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ranca Garzotto hit the Forum with another
`provocative' question, this time to vendors:Why
should a cultural institution switch from its
familiar, general purpose system such as Oracle in
favour of a system that may not survive? What would
happen to the content?
Artesia's Guy Hellier reassured the experts that most
products were based on commonly available database
systems and should store metadata and related infor-
mation in an open way.
Ms Garzotto pressed further: `You are saying that
there is no risk of portability problems in the case
of evolution of technology - that these systems are
open enough to be integrated and to be replaced by
other software.'
Yes, said Mr Hellier. DAMS represented no more
risk than basic level components.The risk equation
had to be calculated against the cost of building and
maintaining DAMS functions into basic components.
erman vendor Stefan Schneider, from the
research department of information system
makers Tecmath AG, agreed: `An ordinary
database has no workflow support, such as browsing
or a Web interface.You have to program all this
yourself.' But he had a bigger problem. Did muse
ums really know how to use workflow processes?
His company's preliminary analyses often revealed
weaknesses in museums' existing workflow practices.
`You cannot replace a bad analogue workflow with
a digital one', he said. `A DAMS could create more
chaos than before.'
Mr Moon thought the problem existed across
industry but DAMS technology offered much sup-
port.The problem unique to the cultural heritage
sector was, perhaps, what he called the `super users',
the curators who required very specific retrieval
ll of which raised the question of why, if they
did not already have it, did museums need all
that workflow functionality. Norbert Kanter,
who works for the German branch of the Swiss system
makers zetcom AG, wondered why existing collec-
tion management systems could not continue doing
the job they had done for the past ten or 12 years.
Natural History Museum manager Graham Higley
was `struggling' with the same thought.Why not just
strap a digitising `carbuncle' on the side of an existing
collection management system? It could be enough
to tide a system over until DAMS technology had
proved itself and become cheaper.
Franca Garzotto cut to the core again and asked
bluntly: `What does a DAMS cost?'
Michael Moon had the figures in his head:
$100 to $5,000: Canto Cumulus
, Extensis
and Filemaker Pro
all did excellent jobs
for small projects.
$25,000 to $50,000: `A class of DAMS, which are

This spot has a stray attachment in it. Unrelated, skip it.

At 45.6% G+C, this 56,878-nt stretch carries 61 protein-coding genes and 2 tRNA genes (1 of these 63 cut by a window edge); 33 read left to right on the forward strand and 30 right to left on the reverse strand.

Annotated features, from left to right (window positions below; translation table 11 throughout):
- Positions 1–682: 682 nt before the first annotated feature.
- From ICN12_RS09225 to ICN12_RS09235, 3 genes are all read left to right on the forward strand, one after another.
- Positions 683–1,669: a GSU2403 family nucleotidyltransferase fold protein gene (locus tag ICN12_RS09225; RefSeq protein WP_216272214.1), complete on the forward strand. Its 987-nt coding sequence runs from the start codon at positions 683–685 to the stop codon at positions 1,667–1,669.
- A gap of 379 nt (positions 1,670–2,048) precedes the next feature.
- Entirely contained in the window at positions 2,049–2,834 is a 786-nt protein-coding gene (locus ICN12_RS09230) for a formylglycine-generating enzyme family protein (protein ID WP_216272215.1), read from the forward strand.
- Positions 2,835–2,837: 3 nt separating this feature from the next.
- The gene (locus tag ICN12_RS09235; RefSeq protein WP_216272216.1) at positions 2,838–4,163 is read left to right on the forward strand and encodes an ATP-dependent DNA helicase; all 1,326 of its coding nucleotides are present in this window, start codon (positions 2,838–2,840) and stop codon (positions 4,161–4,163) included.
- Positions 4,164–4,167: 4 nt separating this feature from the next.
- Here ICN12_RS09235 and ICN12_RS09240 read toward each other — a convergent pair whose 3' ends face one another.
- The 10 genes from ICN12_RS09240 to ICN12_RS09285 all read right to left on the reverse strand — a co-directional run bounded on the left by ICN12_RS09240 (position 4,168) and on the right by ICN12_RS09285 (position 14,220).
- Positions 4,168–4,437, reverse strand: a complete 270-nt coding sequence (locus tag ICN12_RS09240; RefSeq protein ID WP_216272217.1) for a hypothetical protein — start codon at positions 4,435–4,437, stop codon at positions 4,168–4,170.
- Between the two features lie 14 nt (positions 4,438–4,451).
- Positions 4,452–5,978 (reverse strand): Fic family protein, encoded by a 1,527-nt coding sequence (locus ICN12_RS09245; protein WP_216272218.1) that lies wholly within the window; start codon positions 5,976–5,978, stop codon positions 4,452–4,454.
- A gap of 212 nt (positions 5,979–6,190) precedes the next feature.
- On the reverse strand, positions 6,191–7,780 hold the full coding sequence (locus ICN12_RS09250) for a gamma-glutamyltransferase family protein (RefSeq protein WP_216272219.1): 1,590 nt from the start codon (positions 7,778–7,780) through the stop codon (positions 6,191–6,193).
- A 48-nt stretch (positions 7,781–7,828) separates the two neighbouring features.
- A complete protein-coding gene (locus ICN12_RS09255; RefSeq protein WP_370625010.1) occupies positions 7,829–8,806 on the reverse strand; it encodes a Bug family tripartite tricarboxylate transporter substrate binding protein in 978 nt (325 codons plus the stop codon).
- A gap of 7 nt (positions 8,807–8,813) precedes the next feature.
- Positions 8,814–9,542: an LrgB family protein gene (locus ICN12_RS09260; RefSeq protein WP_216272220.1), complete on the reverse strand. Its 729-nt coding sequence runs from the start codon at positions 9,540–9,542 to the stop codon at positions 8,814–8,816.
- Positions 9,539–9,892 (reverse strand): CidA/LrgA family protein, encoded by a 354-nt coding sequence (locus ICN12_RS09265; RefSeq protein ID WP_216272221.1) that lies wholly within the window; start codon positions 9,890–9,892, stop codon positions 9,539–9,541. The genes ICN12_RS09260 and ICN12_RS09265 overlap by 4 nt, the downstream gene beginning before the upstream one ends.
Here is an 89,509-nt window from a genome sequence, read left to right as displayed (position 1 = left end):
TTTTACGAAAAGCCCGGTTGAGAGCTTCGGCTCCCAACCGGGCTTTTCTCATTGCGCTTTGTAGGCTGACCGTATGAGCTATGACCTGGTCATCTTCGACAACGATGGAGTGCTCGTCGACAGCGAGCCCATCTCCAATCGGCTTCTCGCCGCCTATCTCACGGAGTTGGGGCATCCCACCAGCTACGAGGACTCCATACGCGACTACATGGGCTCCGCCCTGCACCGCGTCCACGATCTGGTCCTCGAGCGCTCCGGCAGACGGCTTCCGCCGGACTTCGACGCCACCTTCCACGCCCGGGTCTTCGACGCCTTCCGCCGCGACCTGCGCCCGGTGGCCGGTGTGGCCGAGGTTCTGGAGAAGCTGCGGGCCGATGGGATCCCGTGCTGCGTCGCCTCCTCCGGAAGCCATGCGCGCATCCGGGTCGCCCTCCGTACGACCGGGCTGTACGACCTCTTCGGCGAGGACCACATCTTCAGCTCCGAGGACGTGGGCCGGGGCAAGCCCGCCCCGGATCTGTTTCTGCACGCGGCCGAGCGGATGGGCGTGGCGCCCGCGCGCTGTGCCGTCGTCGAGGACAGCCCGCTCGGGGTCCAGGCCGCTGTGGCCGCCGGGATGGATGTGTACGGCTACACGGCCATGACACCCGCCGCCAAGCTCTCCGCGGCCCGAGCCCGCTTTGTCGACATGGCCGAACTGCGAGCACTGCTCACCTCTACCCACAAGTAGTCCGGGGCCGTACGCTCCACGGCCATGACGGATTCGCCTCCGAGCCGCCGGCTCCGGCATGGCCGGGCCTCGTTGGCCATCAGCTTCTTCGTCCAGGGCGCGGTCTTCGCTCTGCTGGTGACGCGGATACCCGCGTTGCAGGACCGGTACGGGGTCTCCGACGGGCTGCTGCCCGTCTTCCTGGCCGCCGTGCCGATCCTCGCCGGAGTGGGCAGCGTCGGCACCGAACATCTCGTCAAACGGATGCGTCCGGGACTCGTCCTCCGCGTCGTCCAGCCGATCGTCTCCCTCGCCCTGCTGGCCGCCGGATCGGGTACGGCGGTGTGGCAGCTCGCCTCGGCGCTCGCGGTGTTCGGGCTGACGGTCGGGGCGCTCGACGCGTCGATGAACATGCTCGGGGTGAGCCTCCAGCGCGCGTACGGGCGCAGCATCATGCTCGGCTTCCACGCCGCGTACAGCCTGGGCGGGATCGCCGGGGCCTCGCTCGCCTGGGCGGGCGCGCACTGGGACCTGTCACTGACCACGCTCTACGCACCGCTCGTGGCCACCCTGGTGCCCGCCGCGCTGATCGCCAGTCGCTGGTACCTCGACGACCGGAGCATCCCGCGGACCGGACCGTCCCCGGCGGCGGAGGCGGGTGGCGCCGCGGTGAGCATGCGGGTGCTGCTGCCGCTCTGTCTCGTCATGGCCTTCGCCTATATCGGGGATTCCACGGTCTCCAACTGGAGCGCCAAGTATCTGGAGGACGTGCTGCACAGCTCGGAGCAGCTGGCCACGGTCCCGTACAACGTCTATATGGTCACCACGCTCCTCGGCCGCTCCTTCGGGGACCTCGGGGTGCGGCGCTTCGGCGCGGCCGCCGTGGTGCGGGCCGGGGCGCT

basically internal systems.They are not really
$100,000 to $250,000: Artesia
and Tecmath
`two to three million dollars to get it fully distri-
buted and replicated throughout the enterprise'.
Lower-cost systems were typically bought by
departments in creative services using Quark,
Illustrator, PhotoShop, etc., said Mr Moon, although
he knew of a $2 billion publishing firm that ran its
entire business off Canto and Filemaker. Second-tier
systems were usually found in the printing business.
The top level was for complex systems that had to
integrate with existing architecture.
Mr Stevenson asked which cultural institutions
were already using DAM systems. Members men-
tioned the Male Clinic, US universities of Texas,
Cornell and Stanford, the National Archives of the
Netherlands, the Vatican, Sony Pictures, Boston
broadcaster WGBH, the UK's Courtaulds Institute,
Readers Digest, NTT (Nippon Telegraph and Tele-
phone Corporation), the US National Football
League and New York multimedia publisher, Martha
Stewart Living. Athenian Professor Ioannidis com-
mented, dryly: `I don't hear any museums in there!'
Mr Hellier identified a US museum, the Freedom
Forum's `Newseum' (, which had
an archive on `the progression of print'.
Canto Cumulus,
Extensis Portfolio,
Filemaker Pro,
Artesia Technologies,
Tecmath AG,
entertainment-centred culture that is about produ-
cing products that sell.You create a product to sell
and, if it doesn't sell, it sucks!'
Compounding this was one other consideration:
`Senior executives are not motivated by opportunity
but by risk aversion. So, the way to motivate direc-
tors to do the right thing is to have data that say here
is what works; here is what doesn't work; here is
what our customers want.'
requirements and access privileges.These required
careful study but could be met with standard data
modelling processes.